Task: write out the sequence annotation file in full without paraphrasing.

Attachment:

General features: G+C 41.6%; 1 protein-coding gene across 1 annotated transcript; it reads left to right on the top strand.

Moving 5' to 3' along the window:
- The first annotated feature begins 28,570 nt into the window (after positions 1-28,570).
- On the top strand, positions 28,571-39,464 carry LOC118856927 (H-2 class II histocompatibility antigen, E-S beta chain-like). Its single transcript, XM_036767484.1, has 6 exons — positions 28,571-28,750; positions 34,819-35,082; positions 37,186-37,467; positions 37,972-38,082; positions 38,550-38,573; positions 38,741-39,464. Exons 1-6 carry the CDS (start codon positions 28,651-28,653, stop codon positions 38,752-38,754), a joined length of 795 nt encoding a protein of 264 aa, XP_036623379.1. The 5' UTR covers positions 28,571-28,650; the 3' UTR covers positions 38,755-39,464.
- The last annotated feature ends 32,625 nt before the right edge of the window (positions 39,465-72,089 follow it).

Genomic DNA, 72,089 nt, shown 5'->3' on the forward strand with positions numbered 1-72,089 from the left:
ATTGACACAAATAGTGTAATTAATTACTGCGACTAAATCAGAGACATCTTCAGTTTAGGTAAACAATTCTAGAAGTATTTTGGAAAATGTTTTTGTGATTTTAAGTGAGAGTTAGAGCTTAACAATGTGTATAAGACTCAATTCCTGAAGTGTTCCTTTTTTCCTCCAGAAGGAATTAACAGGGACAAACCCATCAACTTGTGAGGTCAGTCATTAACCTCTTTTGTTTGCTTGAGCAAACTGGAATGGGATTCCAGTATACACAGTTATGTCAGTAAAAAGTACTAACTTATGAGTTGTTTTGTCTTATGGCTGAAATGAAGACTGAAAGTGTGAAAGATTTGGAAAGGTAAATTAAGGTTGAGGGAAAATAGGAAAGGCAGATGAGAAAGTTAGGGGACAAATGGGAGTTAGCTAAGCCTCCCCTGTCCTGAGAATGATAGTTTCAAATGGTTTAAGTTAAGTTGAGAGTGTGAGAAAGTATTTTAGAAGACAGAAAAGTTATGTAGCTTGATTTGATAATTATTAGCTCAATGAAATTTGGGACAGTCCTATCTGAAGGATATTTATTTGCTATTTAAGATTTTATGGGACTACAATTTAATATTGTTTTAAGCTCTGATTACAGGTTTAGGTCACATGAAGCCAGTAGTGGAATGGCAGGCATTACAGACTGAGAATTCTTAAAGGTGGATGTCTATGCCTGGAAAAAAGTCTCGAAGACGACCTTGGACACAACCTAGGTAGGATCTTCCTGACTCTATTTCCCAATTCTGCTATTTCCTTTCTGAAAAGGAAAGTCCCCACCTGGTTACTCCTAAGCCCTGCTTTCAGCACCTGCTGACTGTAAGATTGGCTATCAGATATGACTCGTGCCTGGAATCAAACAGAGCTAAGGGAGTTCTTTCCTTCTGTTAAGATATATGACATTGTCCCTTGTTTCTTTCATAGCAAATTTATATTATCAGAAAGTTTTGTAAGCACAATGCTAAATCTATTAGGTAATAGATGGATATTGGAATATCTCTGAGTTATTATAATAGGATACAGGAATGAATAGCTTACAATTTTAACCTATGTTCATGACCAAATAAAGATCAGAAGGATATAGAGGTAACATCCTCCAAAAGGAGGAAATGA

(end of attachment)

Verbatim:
General features: G+C 41.6%; 1 protein-coding gene across 1 annotated transcript; it reads left to right on the top strand.

Moving 5' to 3' along the window:
- The first annotated feature begins 28,570 nt into the window (after positions 1-28,570).
- On the top strand, positions 28,571-39,464 carry LOC118856927 (H-2 class II histocompatibility antigen, E-S beta chain-like). Its single transcript, XM_036767484.1, has 6 exons — positions 28,571-28,750; positions 34,819-35,082; positions 37,186-37,467; positions 37,972-38,082; positions 38,550-38,573; positions 38,741-39,464. Exons 1-6 carry the CDS (start codon positions 28,651-28,653, stop codon positions 38,752-38,754), a joined length of 795 nt encoding a protein of 264 aa, XP_036623379.1. The 5' UTR covers positions 28,571-28,650; the 3' UTR covers positions 38,755-39,464.
- The last annotated feature ends 32,625 nt before the right edge of the window (positions 39,465-72,089 follow it).

Genomic DNA, 72,089 nt, shown 5'->3' on the forward strand with positions numbered 1-72,089 from the left:
ATTGACACAAATAGTGTAATTAATTACTGCGACTAAATCAGAGACATCTTCAGTTTAGGTAAACAATTCTAGAAGTATTTTGGAAAATGTTTTTGTGATTTTAAGTGAGAGTTAGAGCTTAACAATGTGTATAAGACTCAATTCCTGAAGTGTTCCTTTTTTCCTCCAGAAGGAATTAACAGGGACAAACCCATCAACTTGTGAGGTCAGTCATTAACCTCTTTTGTTTGCTTGAGCAAACTGGAATGGGATTCCAGTATACACAGTTATGTCAGTAAAAAGTACTAACTTATGAGTTGTTTTGTCTTATGGCTGAAATGAAGACTGAAAGTGTGAAAGATTTGGAAAGGTAAATTAAGGTTGAGGGAAAATAGGAAAGGCAGATGAGAAAGTTAGGGGACAAATGGGAGTTAGCTAAGCCTCCCCTGTCCTGAGAATGATAGTTTCAAATGGTTTAAGTTAAGTTGAGAGTGTGAGAAAGTATTTTAGAAGACAGAAAAGTTATGTAGCTTGATTTGATAATTATTAGCTCAATGAAATTTGGGACAGTCCTATCTGAAGGATATTTATTTGCTATTTAAGATTTTATGGGACTACAATTTAATATTGTTTTAAGCTCTGATTACAGGTTTAGGTCACATGAAGCCAGTAGTGGAATGGCAGGCATTACAGACTGAGAATTCTTAAAGGTGGATGTCTATGCCTGGAAAAAAGTCTCGAAGACGACCTTGGACACAACCTAGGTAGGATCTTCCTGACTCTATTTCCCAATTCTGCTATTTCCTTTCTGAAAAGGAAAGTCCCCACCTGGTTACTCCTAAGCCCTGCTTTCAGCACCTGCTGACTGTAAGATTGGCTATCAGATATGACTCGTGCCTGGAATCAAACAGAGCTAAGGGAGTTCTTTCCTTCTGTTAAGATATATGACATTGTCCCTTGTTTCTTTCATAGCAAATTTATATTATCAGAAAGTTTTGTAAGCACAATGCTAAATCTATTAGGTAATAGATGGATATTGGAATATCTCTGAGTTATTATAATAGGATACAGGAATGAATAGCTTACAATTTTAACCTATGTTCATGACCAAATAAAGATCAGAAGGATATAGAGGTAACATCCTCCAAAAGGAGGAAATGA